In an interview with NBC news in 2013, he claimed that gay people are “dangerous predators, even killers” (The NBC interview is no longer available online, but quoted here). He is also the author The Pink Swastika, in which he posits that gay men in the Nazi Party were architects of the Holocaust. The book has been roundly debunked by historians.
None of that has stopped his influence abroad, however. With Lively’s self-proclaimed influence, Russia has passed a number of draconian laws since 2012, including adoption bans of Russian orphans by same-sex couples in other countries; the banning of foreign non-governmental organizations that support civil rights and the criminalization of free speech with a ban of so-called “homosexual propaganda.”
In May 2014, Russian president Vladimir Putin signed another law into effect, this one banning profanity in films, television broadcasts, theaters, and the media. In the wake of the passage of that law, violence against LGBT people in Russia increased dramatically and more LGBT Russians have been seeking asylum abroad. Lively has proudly claimed responsibility for the anti-propaganda law in Russia.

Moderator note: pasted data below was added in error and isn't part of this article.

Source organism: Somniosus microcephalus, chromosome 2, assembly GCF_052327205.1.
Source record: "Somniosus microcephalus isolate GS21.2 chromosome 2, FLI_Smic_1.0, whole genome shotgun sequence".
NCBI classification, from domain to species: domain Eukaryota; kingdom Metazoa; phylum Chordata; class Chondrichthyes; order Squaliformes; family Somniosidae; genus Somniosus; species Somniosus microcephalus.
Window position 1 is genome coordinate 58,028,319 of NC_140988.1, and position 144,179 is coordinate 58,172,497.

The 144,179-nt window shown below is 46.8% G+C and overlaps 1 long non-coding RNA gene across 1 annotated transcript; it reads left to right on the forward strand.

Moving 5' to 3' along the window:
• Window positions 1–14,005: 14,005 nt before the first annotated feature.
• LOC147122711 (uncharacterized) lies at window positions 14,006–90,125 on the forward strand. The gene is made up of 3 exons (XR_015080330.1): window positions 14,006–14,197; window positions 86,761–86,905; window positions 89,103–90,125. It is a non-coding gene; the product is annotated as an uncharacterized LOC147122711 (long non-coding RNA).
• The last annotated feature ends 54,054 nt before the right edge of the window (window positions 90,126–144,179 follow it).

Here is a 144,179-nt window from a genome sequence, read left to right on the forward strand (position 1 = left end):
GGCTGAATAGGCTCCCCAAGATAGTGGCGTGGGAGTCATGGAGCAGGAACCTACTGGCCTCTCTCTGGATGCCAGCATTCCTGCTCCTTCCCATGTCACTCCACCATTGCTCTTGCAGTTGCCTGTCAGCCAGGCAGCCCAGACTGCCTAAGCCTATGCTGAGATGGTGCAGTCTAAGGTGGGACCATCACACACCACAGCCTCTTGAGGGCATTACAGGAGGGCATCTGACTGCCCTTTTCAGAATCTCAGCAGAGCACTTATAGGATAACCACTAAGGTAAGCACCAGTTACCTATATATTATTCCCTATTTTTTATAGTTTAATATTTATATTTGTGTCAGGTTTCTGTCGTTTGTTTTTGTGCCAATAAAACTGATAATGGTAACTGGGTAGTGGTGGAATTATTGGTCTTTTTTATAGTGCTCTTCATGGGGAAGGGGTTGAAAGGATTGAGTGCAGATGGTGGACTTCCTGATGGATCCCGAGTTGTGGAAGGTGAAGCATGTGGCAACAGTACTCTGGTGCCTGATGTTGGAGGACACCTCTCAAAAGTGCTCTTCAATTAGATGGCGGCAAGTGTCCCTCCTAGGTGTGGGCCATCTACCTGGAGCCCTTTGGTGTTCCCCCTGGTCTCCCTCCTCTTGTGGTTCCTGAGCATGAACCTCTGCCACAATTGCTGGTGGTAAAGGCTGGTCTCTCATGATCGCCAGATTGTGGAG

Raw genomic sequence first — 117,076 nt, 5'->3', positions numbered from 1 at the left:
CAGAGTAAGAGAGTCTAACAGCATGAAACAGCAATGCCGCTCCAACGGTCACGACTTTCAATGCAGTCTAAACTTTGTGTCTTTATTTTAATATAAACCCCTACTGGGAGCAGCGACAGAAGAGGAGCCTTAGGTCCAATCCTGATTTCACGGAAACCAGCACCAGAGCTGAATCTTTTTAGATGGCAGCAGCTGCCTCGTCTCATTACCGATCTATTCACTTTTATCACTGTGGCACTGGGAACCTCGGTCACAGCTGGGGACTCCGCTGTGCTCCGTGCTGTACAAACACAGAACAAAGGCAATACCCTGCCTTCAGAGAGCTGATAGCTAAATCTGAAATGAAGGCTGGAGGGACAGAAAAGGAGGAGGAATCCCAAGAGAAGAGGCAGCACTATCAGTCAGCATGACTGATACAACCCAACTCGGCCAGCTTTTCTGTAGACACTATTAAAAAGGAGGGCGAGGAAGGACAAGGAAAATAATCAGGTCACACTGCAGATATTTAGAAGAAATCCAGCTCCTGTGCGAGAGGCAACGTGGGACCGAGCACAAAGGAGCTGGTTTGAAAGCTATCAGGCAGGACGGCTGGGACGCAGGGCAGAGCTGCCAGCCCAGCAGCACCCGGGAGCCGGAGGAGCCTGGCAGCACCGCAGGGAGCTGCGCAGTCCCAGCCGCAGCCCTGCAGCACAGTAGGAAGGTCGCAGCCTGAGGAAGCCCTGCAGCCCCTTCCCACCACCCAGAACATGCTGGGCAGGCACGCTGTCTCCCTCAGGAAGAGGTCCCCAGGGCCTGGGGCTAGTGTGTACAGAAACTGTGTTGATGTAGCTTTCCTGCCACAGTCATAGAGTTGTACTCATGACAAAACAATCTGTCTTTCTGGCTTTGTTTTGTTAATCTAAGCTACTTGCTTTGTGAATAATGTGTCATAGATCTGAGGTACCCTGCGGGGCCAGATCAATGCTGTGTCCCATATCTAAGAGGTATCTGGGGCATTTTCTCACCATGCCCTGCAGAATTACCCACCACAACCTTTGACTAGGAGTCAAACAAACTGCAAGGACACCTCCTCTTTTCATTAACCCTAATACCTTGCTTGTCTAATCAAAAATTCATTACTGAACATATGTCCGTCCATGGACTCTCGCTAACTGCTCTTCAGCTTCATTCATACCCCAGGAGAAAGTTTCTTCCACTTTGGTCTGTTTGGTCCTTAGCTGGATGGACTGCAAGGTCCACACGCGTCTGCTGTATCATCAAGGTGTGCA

Lively may have a difficult time persuading fellow conservatives to work with Russia, however. The U.S. leveled sanctions against specific Russian individuals and entities for violating Ukrainian sovereignty in the wake of Russia’s actions toward Ukraine and its annexation of Crimea in March 2014. Russia’s actions prompted the conservative Concerned Women for America to pull out of the massive gathering of the anti-LGBT hate group World Congress of Families 2014. Penny Nance, president of CWA, said that she didn’t want to appear to be “giving aid and comfort to Vladimir Putin.”
WCF later announced that it had suspended its conference in the wake of Russia’s actions, but members in September showed up in Moscow anyway for a conference that seemed remarkably similar to the original gathering.